When I asked about what has caused EA movement growth to slow down, people answered it seemed likeliest EA made the choice to focus on fidelity instead of rapid growth. That is a vague response. What I took it to mean is:
EA as a community, led by EA-aligned organizations, chose to switch from prioritizing rapid growth to fidelity.
That this was a choice means that, presumably, EA could have continued to rapidly grow.
No limiting factor has been identified that is outside the control of the EA community regarding its growth.
EA could make the choice to grow once again.
Given this, nobody has identified a reason why EA can’t just grow again if we so choose as a community by redirecting resources at our disposal. Since the outcome is under our control and subject to change, I think it’s unwarranted to characterize the future as ‘bleak’.
I think we should focus on retention. When I asked what has caused EA movement growth to slow down, the answer achieved through the consensus in the comments was that EA chose to focus on fidelity rather than movement growth.
I choose to interpret this as the EA community not knowing how to make good use of the same high growth rates with fidelity towards our goals, since several years ago when the community was much smaller to pursue our goals with fidelity entailed growing the community large enough to have a chance of achieving our goals. So, it’s not an either/or scenario. Suffice to say growth has been necessary to EA in the past, but we’re at a stage where:
we have some resources in excess of what we are making use of.
we may not know how to make use of greater growth.
there are multiple other factors to progress on EA’s goals more limiting than growth.
So, EA is currently at a point where growth doesn’t appear as crucial. I imagine in the future, as EA solves factors limiting our rate of progress on the pursuit of our goals unrelated to growth, success will free up more opportunity to make good use of growth. The growth rate of EA is slowing. It may plateau or decline in the future. It doesn’t appear a problem right now.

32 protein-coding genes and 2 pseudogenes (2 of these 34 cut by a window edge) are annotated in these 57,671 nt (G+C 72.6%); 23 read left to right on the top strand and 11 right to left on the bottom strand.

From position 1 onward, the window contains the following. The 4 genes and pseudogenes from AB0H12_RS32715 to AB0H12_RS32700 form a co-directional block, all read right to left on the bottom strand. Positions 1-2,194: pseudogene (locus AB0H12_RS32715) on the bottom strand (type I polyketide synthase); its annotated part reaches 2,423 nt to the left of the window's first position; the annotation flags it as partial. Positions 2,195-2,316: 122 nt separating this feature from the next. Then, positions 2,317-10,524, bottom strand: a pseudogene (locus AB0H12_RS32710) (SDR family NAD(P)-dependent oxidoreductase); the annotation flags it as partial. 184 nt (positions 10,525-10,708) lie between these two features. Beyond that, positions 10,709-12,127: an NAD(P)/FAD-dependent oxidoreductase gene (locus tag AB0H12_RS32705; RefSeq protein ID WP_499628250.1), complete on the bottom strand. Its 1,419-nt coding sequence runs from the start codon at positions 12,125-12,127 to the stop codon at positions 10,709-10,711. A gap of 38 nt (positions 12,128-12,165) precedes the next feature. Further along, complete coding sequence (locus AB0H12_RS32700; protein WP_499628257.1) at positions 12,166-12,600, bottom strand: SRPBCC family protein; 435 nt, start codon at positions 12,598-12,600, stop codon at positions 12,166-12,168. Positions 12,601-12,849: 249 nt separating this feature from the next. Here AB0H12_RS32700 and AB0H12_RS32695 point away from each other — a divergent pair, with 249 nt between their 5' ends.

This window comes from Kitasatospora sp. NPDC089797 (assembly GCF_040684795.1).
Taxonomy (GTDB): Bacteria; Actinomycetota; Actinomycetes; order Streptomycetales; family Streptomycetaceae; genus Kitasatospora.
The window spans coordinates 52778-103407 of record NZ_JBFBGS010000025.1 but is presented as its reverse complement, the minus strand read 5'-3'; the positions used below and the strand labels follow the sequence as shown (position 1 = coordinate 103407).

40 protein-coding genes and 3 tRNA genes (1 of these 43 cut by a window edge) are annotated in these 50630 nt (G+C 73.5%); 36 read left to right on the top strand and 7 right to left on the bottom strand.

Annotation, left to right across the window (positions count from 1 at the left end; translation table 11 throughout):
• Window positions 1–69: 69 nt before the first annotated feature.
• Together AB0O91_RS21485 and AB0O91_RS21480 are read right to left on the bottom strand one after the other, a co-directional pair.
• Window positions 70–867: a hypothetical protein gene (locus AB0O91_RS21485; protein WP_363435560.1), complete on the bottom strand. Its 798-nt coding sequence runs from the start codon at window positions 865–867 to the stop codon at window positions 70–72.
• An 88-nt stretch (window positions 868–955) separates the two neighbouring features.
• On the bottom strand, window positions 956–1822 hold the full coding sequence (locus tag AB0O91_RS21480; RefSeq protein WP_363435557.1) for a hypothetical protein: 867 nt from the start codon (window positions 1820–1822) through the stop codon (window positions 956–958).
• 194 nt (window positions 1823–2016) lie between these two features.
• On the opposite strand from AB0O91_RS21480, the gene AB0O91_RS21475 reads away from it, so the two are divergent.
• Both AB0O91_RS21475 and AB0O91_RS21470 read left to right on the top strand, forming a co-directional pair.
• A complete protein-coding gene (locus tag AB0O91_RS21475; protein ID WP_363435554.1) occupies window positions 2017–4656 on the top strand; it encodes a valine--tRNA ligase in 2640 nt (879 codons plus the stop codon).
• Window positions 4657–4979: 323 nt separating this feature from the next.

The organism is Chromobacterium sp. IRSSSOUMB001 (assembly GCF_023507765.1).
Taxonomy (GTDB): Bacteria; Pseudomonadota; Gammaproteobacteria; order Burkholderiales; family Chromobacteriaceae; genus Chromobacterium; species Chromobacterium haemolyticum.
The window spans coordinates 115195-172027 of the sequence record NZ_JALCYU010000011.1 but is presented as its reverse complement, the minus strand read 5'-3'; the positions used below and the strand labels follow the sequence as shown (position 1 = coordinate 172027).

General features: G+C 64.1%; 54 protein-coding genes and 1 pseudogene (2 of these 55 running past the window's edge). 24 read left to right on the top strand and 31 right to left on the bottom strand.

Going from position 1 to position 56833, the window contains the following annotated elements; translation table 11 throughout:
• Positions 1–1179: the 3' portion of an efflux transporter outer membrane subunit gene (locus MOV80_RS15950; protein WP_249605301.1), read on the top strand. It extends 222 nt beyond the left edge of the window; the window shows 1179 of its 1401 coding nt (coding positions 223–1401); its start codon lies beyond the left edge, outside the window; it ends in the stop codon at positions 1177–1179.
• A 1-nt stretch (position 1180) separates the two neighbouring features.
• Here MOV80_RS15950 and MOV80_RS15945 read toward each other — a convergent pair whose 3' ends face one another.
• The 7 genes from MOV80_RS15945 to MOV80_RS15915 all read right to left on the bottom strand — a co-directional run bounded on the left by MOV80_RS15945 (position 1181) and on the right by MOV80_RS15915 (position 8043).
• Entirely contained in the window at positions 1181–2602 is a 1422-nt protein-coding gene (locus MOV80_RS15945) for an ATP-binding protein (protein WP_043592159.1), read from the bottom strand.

Meanwhile, there was a relatively popular article a couple months ago about how EA doesn’t focus enough on climate change, and there were many comments from people who would otherwise be much more involved in EA being put off by the apparent neglect of climate change. As a professional community, if we keep demanding high talent but keep lacking the capacity to match talented people to jobs, then lots of those people we initially attracted mostly for the jobs will exit when there are none.
So, in the last few months, there are multiple examples about how retention failure may pose a serious problem to EA in the future. Meanwhile, a lack of growth doesn’t pose a current serious threat to EA. EA as a community seems to understand our own growth much more than we understand retention, since we haven’t studied it as much. I’ve been impressed by how much understanding of the movement’s own growth was demonstrated in the answers I’ve gotten. So, I’m confident if EA thought it needed to sustain high growth rates once again, we could rise to such a pressing challenge. I’m not confident we know how to solve retention problems.
To solve retention problems EA would need to learn what are the potential sources of retention problems. Were EA to solve such potential problems, we would solve problems not only causing existing effective altruists to leave the movement, but also problems newcomers see in EA that repel them. So, focusing on retention solves problems in the present that will help with movement growth in the future, if ever EA tries to grow at a faster rate in the future.